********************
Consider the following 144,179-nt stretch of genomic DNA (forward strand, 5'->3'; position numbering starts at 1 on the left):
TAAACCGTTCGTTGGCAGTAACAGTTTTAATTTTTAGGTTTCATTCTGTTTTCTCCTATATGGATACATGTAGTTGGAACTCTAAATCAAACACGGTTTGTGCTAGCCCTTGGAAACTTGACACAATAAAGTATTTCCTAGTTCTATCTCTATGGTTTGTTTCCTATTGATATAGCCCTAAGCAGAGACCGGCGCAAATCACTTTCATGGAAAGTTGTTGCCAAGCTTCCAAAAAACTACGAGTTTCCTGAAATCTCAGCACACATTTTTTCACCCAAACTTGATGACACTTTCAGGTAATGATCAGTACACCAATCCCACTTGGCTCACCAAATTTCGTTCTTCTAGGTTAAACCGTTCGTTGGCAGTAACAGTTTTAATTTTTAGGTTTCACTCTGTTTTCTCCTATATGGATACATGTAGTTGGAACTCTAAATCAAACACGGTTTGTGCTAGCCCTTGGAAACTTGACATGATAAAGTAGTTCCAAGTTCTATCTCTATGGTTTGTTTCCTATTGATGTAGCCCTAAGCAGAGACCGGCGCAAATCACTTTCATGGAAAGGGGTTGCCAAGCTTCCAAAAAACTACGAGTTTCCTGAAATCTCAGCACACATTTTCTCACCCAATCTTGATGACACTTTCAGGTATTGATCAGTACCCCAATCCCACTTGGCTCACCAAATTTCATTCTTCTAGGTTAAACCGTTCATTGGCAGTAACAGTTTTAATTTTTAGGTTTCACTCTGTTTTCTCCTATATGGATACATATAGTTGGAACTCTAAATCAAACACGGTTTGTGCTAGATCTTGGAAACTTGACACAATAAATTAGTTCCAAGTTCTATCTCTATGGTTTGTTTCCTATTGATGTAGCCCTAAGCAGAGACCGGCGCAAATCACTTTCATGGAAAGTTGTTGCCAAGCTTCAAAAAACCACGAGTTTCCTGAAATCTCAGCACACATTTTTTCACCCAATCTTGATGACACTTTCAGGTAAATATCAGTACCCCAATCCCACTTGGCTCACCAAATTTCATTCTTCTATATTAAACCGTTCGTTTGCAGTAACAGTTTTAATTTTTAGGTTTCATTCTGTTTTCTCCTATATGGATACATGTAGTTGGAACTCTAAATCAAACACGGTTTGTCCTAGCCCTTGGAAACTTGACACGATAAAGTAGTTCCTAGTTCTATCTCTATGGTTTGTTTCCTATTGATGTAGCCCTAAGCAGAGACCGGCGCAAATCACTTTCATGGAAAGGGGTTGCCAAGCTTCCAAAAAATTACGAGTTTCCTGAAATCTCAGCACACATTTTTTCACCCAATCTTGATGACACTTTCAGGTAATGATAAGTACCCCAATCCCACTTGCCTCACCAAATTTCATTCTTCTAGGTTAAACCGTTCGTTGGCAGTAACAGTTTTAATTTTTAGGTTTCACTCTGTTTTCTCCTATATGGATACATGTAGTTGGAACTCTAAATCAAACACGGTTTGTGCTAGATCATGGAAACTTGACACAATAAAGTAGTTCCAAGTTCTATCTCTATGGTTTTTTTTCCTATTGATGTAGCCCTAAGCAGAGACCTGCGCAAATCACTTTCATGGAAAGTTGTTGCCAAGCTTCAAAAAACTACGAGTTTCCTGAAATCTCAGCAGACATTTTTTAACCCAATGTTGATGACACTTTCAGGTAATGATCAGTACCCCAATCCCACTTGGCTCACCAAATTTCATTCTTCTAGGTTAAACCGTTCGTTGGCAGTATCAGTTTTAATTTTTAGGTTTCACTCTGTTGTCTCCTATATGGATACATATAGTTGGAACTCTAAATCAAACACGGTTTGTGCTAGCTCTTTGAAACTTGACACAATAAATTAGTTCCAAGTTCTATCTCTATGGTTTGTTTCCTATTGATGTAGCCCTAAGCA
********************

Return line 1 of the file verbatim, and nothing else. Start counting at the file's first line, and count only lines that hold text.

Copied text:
Consider the following 144,179-nt stretch of genomic DNA (forward strand, 5'->3'; position numbering starts at 1 on the left):